Walter Nash

  • The Panda Hunt by Richard Burns
    Cape, 189 pp, £10.95, August 1987, ISBN 0 224 02445 0
  • Davy Chadwick by James Buchan
    Hamish Hamilton, 145 pp, £9.95, September 1987, ISBN 0 241 12115 9
  • Overhead in a Balloon: Stories of Paris by Mavis Gallant
    Cape, 196 pp, £10.95, August 1987, ISBN 0 224 02426 4
  • Black Idol by Lisa St Aubin de Teran
    Cape, 157 pp, £9.95, September 1987, ISBN 0 224 02437 X

Along with the hearing-aid and the bifocals and other indices of personal decay goes an elderly fretfulness about staying alert in a world so teasing, so elusive, that even novels, which should plainly edify and console the senior citizen, seem to become more and more equivocal, devious, conspiratorial, riddling. ‘What’s the fellow driving at?’ mutters Tetchy. ‘Why do I need to know all this?’ ‘Why don’t they speak up?’ These are questions upon which might be founded a typology of narrative which would include the overtold and the undertold tale, the story that misleads with a profusion of detail and the one that mysatifies with laconic artfulness.

The Panda Hunt is a tale at once overtold and undertold, and hence flawed-though it is an engaging book, humorous, lyrical, with a kind of dawdling charm that comes from the blending of comedy and pathos and occasionally something deeper and darker than pathos. It has its own panda-nature – winsome and harassed and fleetingly tragic – reflected in the reader’s responses as the narrative develops. The story is this. Edmund Sin is a Chicago-born American, of Chinese parentage. We meet him first as the sad narrator, in sight of his 60th birthday, mourning the loss of a wife he has belatedly learned to love, looking back over forty years to another self, squaring accounts with the past. His starting-point is the year 1926, in Monaco, where young Edmund is fashionably adrift among the gaming wheels and the champagne. An accident brings him to the notice of Roscoe Hamilton, a big-game hunter who is planning an expedition to China to track down ‘a special kind of black and white bear’. Hamilton takes an immediate fancy to Edmund. ‘You remind me of Chingachgook’ he announces, not altogether plausibly. (Edmund comments, even less plausibly: ‘Chingachgook, the Last of the Mohicans, is actually pronounced Chicago by those in the know.’) This romantic fancy prompts Hamilton to offer Edmund a place on the expedition, as translator (though he has no word of Chinese) and guide (though he has never been to China). Edmund refuses, but later reconsiders his decision. ‘In China. I realised, I would be cured and healed.’ His disease is the leprosy of alienation, the affliction of not belonging to the white tribe into which his father has so assiduously tried to enrol him. Fathers are important in this book, though they appear no more than transiently among its personnel; one of its messages is that our fathers, love them or hate them, hold us in their bondage till they die, and even afterwards.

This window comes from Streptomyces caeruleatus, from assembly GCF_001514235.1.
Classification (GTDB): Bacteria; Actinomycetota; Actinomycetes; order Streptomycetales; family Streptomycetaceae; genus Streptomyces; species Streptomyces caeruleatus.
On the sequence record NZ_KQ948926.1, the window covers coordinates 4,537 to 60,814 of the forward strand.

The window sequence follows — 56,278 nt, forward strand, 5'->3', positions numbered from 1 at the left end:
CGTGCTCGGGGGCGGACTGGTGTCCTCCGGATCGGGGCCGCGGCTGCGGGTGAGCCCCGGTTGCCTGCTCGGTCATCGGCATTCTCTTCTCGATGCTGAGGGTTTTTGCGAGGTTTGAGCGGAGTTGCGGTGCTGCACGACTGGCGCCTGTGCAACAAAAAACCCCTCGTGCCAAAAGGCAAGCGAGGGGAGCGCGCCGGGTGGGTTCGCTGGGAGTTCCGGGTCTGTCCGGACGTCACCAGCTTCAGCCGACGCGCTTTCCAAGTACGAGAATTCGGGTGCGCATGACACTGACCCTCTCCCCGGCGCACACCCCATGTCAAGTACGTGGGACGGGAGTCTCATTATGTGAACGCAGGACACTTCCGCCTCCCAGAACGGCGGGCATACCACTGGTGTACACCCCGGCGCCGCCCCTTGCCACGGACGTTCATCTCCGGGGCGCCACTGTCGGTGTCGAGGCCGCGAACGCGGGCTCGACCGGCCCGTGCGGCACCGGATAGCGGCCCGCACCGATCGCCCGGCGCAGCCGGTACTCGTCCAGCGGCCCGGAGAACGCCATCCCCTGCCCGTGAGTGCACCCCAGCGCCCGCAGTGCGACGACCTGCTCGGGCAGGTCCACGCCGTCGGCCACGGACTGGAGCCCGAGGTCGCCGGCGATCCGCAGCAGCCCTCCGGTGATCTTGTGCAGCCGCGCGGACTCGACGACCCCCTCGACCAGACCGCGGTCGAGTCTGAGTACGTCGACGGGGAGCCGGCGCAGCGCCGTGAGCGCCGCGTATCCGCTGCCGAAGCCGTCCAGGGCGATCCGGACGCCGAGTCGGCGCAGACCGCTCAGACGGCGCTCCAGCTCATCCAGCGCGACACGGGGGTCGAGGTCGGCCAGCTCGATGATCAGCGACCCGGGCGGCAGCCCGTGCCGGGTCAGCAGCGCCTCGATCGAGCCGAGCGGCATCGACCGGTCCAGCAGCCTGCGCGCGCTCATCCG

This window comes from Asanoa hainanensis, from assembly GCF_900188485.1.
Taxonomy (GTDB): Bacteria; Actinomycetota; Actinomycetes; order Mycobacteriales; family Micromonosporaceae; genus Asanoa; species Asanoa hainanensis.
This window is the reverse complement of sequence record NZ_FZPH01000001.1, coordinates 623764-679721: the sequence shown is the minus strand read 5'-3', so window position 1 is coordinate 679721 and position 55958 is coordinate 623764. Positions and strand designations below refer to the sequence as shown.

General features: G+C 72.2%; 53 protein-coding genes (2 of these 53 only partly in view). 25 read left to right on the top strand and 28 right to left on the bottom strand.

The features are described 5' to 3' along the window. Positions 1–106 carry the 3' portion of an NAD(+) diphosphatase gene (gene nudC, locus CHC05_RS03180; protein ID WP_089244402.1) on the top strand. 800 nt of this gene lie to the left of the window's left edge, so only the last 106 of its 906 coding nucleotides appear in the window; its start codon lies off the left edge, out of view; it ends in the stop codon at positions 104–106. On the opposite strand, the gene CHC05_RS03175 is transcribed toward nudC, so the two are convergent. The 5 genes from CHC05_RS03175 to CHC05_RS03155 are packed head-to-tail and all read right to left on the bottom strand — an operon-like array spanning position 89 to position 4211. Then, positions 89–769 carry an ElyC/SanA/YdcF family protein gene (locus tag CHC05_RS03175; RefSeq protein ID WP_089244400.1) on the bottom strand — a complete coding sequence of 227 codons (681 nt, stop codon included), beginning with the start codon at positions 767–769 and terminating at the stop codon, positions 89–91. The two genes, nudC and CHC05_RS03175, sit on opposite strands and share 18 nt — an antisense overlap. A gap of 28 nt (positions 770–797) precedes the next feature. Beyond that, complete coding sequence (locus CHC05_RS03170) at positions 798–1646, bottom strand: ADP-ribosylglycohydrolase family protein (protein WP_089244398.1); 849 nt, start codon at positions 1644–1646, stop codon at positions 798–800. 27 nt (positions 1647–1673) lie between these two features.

Edmund’s father, whom he guiltily loves, dies before the expedition begins; Roscoe’s father is drowned in a swimming-pool at a Hollywood party, an event that troubles Roscoe only for as long as he is suspected of having engineered it. His is no guilty love; the secret of his unerring marksmanship, we are later to learn, is that he always sees his father’s face in the gunsight. In Shanghai, Edmund the translator equips himself with a book called Commercial Mandarin in 32 lessons (the first chapter, entitled ‘Speak’, begins: ‘Chinese words are always monosyllable. Kung is speaked like Gung’), and tries to put on status by ordering a tailor-made, European-style silk suit, of which he is promptly stripped by muggers. The recovery of the suit – its ownership established by the pocketed presence of Commercial Mandarin in 32 Lessons – is a delicious essay in the absurd, one of several marking Edmund’s woebegone quest for an identity. ‘You’re a natural comic, you know that?’ Roscoe tells him. ‘Just about everything you do makes me laugh.’ But this is the end of the laughing, for now the expedition begins in earnest, taking the travellers up the Yangtse into Szechuan, and beyond, beyond, into the serious immensity of central China, the peaks and forests of the Tahsueh Shan, the Great Snowy Mountains, the retreat of the panda. The narrative crosses a frontier, and discovers a different vernacular of the emotions.

The closing chapters of the book are quite beautiful, with a serene, slow-breathing gravity, unfretted by the panting impulses of comedy. In their completeness, they create a novella to which the rest of the book is no more than an accessory source of information: its theme is the quest, the search for a death or a beginning or a redemption. What have Edmund and Roscoe gone into the wilderness to see? Mr Burns properly leaves the answer to his readers. When the explorers find their panda – ‘sitting on its fat butt with a piece of bamboo in its hand ... It looked like a man dressed in fur’ – Roscoe, the immaculate marksman who never fails while his father’s face is in the gunsight, fires – and misses, and walks away, disburdened, without looking back: but Edmund weeps, and why he weeps is the riddle that the reader must solve.

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